How Not to Respond to a Disaster: Terrible Plans
Posted on June 27, 2014
When it comes to disasters, there are right and wrong ways to prepare and respond. While any type of early preparation may be thought of as good preparation, there exist actions and decisions that are counter-intuitive and just wrong when it comes to preparing or responding to a disaster. The chaos and confusion of a disaster situation can provoke interesting responses. These responses often fall under the realm of genuinely terrible ideas that often do more harm than benefit anyone. Some of these poor decisions are due to negligence, but some are simply a result of misunderstanding natural disasters. Here is a look at a few terrible responses for an idea of what not to do in particular disasters.
Running Outside During a Tornado
This is an example of the exact opposite of what you should do in the event of a tornado. Running outside to evade a tornado would seem counter intuitive and contrary to every instinct for survival a person has. Panic is a powerful emotional response to stressful situations like a roaring tornado and the mind is often acting on survival impulse, so rational assessment of a situation takes a back seat to the fight or flight urge. In this scenario, the urge is flight–directly into danger.
Whether from some external provocation like an injury or severe damage to the inside of the house, charging outside during a tornado is not as uncommon as it may sound. In many cases, a tornado may not actually be on top of the neighborhood, but miles away so getting outside may not seem entirely stupid. Most injuries and deaths from tornadoes are caused by falling structures, items, and flying debris. Leaving an enclosed structure and into the open air presents huge risk to injury from airborne debris. Don’t make this mistake; if a tornado hits, stay inside.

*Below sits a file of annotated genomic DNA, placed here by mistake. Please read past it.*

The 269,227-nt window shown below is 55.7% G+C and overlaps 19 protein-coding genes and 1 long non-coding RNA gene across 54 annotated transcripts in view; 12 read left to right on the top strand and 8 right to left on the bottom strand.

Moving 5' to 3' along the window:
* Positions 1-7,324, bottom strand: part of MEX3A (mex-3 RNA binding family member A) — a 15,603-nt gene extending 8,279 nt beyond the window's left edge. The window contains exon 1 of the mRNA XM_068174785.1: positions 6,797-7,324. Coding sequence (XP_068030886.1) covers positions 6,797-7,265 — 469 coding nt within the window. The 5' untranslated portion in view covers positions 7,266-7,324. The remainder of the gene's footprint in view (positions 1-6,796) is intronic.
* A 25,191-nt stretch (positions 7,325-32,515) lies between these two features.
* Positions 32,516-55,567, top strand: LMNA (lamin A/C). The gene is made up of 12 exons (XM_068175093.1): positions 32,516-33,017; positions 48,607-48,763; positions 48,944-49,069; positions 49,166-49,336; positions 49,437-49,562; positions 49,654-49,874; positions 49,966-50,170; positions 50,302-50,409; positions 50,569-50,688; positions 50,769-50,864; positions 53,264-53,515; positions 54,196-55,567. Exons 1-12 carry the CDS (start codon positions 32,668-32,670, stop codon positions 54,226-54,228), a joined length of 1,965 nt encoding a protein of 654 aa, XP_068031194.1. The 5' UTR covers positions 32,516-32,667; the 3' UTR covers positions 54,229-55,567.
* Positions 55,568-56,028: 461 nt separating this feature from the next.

Driving During a Flood
Another example of counter-intuitive behavior during a disaster is driving during a flood. While there are always instances where this may be unavoidable or unintentional, if flood waters are high and rising, do not attempt to drive through them. Your vehicle will likely become stuck and possibly break down if the water is high enough and gets into the engine and transmission. There is also a real risk of becoming trapped in the vehicle and drowning if flood waters are severe enough. If you are caught in your vehicle when flood waters rise and cannot get home, leave your vehicle and get to higher ground immediately. Your vehicle will likely sustain serious water damage regardless of whether or not you try to drive it to safety, so it is best to protect yourself and abandon the vehicle.
Not Taking Cover in an Earthquake
Earthquakes demand cover. The violent shaking as the earth’s plates grind causes debris and objects to shift, fall, and crumble around you. Taking cover as soon as the ground starts shaking is imperative to personal safety. Ignoring this instinct or failing to get to cover for another reason is a primary cause of deaths and injuries during an earthquake. While failing to take proper cover can be attributed to things like injury or lack of time of simply inadequate cover entirely, ignoring the drive to seek cover is just stupid and can result in serious injury. During strong earthquakes, it is not uncommon for lighting, ventilation, and even walls to fall or collapse. If you reside in an earthquake risk region, assess your surroundings and know where to take cover in the shortest amount of time if the ground starts shaking.